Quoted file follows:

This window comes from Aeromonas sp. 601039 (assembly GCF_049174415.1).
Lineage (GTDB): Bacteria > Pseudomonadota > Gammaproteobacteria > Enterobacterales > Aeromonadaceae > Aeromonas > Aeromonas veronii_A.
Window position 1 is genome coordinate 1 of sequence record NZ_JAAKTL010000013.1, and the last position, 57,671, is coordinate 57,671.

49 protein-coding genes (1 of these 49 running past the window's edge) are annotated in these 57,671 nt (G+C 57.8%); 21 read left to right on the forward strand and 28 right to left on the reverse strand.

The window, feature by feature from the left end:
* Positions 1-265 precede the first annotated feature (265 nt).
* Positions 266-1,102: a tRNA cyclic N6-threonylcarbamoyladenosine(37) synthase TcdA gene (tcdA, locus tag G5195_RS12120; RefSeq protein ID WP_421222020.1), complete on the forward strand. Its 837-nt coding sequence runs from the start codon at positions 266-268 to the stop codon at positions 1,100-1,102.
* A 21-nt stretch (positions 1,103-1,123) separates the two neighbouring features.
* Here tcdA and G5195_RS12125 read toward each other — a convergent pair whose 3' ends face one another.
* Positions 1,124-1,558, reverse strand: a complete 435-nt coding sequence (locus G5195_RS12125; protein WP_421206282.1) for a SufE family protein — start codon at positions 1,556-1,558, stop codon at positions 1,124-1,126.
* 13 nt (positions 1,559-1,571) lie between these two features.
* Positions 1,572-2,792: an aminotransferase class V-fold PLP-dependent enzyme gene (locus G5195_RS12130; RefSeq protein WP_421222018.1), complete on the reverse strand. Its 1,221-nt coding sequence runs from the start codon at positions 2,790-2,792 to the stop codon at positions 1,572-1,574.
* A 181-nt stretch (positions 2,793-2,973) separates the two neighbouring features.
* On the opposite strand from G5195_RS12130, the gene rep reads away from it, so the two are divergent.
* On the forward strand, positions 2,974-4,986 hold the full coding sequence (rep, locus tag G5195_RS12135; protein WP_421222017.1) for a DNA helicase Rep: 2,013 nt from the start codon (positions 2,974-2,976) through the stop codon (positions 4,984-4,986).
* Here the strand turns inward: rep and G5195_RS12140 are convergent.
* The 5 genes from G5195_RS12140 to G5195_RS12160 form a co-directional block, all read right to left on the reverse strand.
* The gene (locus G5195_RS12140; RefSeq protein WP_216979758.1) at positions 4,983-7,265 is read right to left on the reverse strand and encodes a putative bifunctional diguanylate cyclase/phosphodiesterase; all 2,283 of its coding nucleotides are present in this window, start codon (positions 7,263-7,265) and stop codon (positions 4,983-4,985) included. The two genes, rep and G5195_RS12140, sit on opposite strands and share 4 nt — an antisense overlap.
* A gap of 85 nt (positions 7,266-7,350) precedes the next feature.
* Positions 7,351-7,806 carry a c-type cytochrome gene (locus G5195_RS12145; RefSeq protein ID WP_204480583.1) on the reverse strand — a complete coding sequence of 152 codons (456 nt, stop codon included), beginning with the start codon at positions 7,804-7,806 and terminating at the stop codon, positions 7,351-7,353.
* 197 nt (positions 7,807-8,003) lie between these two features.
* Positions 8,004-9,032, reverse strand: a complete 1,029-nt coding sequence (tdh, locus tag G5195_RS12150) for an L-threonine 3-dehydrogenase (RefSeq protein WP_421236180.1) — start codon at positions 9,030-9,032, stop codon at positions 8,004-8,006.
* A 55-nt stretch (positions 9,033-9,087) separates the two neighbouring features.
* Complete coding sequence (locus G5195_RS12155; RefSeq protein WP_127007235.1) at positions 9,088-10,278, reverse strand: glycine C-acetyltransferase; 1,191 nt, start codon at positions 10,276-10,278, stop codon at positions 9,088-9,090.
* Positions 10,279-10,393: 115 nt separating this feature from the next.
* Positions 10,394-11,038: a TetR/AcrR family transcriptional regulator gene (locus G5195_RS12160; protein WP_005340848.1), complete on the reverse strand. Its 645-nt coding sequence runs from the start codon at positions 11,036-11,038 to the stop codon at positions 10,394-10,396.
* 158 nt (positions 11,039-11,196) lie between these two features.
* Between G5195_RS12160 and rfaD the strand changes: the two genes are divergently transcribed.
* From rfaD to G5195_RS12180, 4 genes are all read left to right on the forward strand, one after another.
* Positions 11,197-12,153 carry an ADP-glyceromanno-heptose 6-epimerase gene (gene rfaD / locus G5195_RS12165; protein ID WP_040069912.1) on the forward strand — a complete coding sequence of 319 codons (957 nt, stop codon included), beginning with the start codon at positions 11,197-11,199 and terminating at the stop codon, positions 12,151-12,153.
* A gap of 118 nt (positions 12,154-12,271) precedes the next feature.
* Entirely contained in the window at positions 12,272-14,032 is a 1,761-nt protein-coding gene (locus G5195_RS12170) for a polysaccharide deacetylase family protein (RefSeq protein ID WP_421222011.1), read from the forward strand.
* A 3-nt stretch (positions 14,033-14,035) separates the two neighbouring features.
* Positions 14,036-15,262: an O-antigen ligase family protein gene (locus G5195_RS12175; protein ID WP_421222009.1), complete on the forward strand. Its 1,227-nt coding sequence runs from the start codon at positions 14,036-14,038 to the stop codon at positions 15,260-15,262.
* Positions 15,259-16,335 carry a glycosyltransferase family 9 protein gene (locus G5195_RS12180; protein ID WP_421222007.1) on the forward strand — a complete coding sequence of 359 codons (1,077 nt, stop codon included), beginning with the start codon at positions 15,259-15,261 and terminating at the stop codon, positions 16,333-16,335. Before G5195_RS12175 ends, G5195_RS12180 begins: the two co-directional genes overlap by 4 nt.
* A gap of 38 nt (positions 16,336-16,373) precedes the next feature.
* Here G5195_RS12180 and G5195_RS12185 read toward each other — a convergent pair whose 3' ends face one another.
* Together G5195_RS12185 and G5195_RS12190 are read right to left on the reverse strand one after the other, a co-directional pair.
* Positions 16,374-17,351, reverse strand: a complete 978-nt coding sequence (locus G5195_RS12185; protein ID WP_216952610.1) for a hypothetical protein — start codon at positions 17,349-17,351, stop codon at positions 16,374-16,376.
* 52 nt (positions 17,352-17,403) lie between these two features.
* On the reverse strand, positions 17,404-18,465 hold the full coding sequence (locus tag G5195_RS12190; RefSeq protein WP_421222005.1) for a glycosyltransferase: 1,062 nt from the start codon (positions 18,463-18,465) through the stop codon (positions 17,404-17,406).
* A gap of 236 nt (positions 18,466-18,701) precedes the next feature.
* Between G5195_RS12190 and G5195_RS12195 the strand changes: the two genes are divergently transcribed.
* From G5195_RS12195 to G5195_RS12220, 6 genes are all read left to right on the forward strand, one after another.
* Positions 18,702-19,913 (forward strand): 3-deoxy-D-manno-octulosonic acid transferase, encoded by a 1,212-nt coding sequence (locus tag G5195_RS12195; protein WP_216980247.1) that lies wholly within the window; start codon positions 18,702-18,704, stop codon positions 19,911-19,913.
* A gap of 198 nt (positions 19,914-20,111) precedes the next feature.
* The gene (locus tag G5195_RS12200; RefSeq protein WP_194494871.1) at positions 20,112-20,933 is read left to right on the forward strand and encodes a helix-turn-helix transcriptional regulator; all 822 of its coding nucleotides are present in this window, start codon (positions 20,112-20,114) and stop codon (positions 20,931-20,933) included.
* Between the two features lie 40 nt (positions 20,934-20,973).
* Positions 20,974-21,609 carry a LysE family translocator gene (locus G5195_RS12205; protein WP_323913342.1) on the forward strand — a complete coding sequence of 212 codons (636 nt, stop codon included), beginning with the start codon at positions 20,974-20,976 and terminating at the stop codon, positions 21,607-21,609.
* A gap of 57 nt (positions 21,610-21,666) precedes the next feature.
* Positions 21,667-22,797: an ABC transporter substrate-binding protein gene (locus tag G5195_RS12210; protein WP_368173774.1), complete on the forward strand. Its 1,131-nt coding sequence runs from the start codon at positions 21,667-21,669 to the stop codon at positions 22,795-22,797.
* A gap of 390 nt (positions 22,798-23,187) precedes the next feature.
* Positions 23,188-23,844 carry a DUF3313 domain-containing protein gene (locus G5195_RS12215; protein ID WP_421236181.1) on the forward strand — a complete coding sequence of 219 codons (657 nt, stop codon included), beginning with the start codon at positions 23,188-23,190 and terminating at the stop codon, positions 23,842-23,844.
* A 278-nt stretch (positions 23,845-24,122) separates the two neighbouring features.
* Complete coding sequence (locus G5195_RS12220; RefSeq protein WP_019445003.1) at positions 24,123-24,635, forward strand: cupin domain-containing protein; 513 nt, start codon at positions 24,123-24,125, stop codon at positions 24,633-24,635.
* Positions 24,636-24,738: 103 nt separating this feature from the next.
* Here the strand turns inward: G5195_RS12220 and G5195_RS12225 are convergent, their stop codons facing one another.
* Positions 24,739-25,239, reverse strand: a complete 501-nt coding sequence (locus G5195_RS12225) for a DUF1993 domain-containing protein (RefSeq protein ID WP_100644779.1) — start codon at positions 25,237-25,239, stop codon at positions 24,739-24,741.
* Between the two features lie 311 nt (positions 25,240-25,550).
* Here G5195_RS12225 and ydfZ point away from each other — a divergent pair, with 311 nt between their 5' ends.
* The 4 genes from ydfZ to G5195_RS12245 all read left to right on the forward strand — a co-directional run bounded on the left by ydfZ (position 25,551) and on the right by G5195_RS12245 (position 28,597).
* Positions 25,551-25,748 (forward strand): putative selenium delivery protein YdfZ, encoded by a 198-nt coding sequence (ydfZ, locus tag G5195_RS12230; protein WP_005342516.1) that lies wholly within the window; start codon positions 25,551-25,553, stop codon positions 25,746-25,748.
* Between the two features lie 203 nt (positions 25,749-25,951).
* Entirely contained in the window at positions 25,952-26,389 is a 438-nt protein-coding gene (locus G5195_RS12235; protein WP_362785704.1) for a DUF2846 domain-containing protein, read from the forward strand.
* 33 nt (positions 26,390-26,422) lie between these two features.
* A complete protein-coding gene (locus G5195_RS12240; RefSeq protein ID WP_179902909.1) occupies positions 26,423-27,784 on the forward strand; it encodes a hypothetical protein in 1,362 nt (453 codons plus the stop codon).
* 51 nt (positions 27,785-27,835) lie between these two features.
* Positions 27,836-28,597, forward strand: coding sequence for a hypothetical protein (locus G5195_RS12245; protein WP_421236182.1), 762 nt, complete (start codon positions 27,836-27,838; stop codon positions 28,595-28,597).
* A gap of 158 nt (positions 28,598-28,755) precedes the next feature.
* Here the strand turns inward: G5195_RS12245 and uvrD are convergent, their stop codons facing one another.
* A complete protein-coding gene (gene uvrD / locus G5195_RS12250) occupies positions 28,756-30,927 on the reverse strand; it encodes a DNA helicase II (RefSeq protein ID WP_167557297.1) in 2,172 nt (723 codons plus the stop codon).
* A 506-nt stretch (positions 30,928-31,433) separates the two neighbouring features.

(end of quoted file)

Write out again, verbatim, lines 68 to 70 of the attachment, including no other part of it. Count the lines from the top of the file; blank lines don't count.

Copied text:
* Positions 27,836-28,597, forward strand: coding sequence for a hypothetical protein (locus G5195_RS12245; protein WP_421236182.1), 762 nt, complete (start codon positions 27,836-27,838; stop codon positions 28,595-28,597).
* A gap of 158 nt (positions 28,598-28,755) precedes the next feature.
* Here the strand turns inward: G5195_RS12245 and uvrD are convergent, their stop codons facing one another.